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The Association Between Physical Activity, Productivity, and Health Care Utilization Among Employees in Brazil.

Fonseca, Vera Regina PhD; Nobre, Moacyr Roberto Cuce PhD; Pronk, Nicolaas P. PhD; Santos, Luciana Alves PhD

Journal of Occupational & Environmental Medicine: July 2010 - Volume 52 - Issue 7 - pp 706-712
doi: 10.1097/JOM.0b013e3181e41cda
Original Articles

Objective: To document the relationship between physical activity, absenteeism, presenteeism, health care utilization, and morbidity among Brazilian automotive workers.

Methods: Eligible employees (N = 620) completed a questionnaire. Univariate correlations, multivariate logistic regression, and Pearson's product-moment correlation coefficient were used.

Results: Work absenteeism was associated with physical activity at work (OPA) (odds ratio, [OR] = 1.63, 95% confidence interval [CI] = 1.31 to 2.02) and leisure physical activity time excluding sport (OR = 0.73, 95% CI = 0.58 to 1.00). Health care utilization was associated with OPA (OR = 1.25, 95% CI = 0.99 to 1.58) and leisure physical activity time excluding sport (OR = 0.76, 95% CI = 0.57 to 1.02). Presenteeism showed an indirect relationship with OPA (r = 0.099, P = 0.014). Referred morbidity was associated with OPA (OR = 1.3, 95% CI = 1.06 to 1.61) and sports during leisure time (OR = 0.67, 95% CI = 0.54 to 0.82).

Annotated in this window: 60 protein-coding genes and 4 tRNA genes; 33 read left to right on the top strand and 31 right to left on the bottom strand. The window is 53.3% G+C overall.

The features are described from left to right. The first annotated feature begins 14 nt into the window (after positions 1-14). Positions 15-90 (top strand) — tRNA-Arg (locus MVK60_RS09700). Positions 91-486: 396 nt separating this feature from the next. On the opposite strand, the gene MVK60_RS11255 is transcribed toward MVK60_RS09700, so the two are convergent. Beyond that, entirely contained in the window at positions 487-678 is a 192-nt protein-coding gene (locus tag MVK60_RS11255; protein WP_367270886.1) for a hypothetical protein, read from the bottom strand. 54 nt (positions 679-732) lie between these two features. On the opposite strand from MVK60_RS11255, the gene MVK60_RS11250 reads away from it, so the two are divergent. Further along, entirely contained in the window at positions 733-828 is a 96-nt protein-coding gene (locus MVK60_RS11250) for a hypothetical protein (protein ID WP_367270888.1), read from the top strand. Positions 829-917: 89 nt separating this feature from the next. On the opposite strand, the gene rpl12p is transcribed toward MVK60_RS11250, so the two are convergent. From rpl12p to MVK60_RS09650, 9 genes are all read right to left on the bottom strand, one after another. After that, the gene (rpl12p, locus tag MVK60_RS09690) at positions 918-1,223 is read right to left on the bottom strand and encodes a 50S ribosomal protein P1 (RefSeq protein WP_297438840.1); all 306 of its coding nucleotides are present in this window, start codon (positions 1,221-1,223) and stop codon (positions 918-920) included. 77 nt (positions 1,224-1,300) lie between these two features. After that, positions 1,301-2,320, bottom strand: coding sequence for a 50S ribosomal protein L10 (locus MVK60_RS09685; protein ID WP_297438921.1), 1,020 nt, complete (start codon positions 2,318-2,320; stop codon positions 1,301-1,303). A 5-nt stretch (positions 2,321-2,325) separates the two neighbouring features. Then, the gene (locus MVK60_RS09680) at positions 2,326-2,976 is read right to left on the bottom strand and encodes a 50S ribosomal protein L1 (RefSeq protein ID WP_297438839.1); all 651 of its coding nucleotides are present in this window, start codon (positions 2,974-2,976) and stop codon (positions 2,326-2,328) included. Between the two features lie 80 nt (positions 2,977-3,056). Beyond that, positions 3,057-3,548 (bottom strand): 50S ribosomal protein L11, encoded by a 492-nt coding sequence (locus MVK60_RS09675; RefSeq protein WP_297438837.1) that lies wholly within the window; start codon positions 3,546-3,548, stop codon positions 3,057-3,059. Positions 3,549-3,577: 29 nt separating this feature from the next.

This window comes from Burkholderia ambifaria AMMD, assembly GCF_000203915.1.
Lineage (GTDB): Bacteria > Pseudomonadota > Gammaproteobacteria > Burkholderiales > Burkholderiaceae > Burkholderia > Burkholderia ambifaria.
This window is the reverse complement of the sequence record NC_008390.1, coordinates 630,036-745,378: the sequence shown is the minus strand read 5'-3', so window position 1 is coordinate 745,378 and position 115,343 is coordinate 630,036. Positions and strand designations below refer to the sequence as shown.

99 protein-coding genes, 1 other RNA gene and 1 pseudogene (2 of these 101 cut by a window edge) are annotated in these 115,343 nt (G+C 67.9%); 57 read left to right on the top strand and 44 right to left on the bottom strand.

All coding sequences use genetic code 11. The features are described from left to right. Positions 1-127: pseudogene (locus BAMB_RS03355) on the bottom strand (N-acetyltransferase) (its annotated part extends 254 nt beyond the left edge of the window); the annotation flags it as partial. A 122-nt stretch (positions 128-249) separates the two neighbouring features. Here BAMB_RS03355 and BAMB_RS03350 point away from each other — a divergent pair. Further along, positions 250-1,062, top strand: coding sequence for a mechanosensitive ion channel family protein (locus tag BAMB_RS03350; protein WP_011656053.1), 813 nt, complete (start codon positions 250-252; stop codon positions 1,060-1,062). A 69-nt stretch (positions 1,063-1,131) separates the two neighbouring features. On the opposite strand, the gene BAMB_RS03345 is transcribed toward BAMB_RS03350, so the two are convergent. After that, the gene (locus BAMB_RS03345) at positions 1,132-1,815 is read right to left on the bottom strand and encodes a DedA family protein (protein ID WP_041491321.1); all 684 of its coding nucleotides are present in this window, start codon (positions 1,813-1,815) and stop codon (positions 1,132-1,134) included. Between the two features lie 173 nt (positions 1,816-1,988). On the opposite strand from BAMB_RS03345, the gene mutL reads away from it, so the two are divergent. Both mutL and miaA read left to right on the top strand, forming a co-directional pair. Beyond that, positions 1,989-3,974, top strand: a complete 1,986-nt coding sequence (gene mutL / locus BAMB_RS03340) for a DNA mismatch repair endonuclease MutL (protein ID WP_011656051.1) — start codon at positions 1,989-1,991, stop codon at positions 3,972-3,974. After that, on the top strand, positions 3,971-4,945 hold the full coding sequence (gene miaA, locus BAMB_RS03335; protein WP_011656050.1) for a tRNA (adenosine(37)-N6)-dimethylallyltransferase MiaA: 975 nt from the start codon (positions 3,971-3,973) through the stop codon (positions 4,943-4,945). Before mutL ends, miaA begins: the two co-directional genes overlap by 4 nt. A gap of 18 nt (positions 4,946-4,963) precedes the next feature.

Conclusions: Physical activity components seem to have differential relationships to the studied outcomes. Associations measured indicate negative impacts of OPA on absenteeism, health care utilization, and morbidity, although overall physical activity did not show these relationships.

From the Department of Clinical Epidemiology (Dr Fonseca, Dr Nobre, Dr Santos), Heart Institute, University of São Paulo Medical School, São Paulo, SP, Brazil; JourneyWell Division and HealthPartners Research Foundation (Dr Pronk), HealthPartners, Minneapolis, Minn.

This article is the product of a doctorate thesis, defended by the Cardiology Post-Graduate Program of the University of São Paulo Medical School, Brazil, which was supported by the automotive industry General Motors, Brazil.

Address correspondence to: Vera Regina da Fonseca, PhD, Instituto do Coração (InCor), Unidade de Epidemiologia Clínica, Av. Dr Enéas de Carvalho Aguiar, 44, Cerqueira César, São Paulo, SP, CEP 05403-000, Brazil; E-mail: verafonseca@uol.com.br.

©2010The American College of Occupational and Environmental Medicine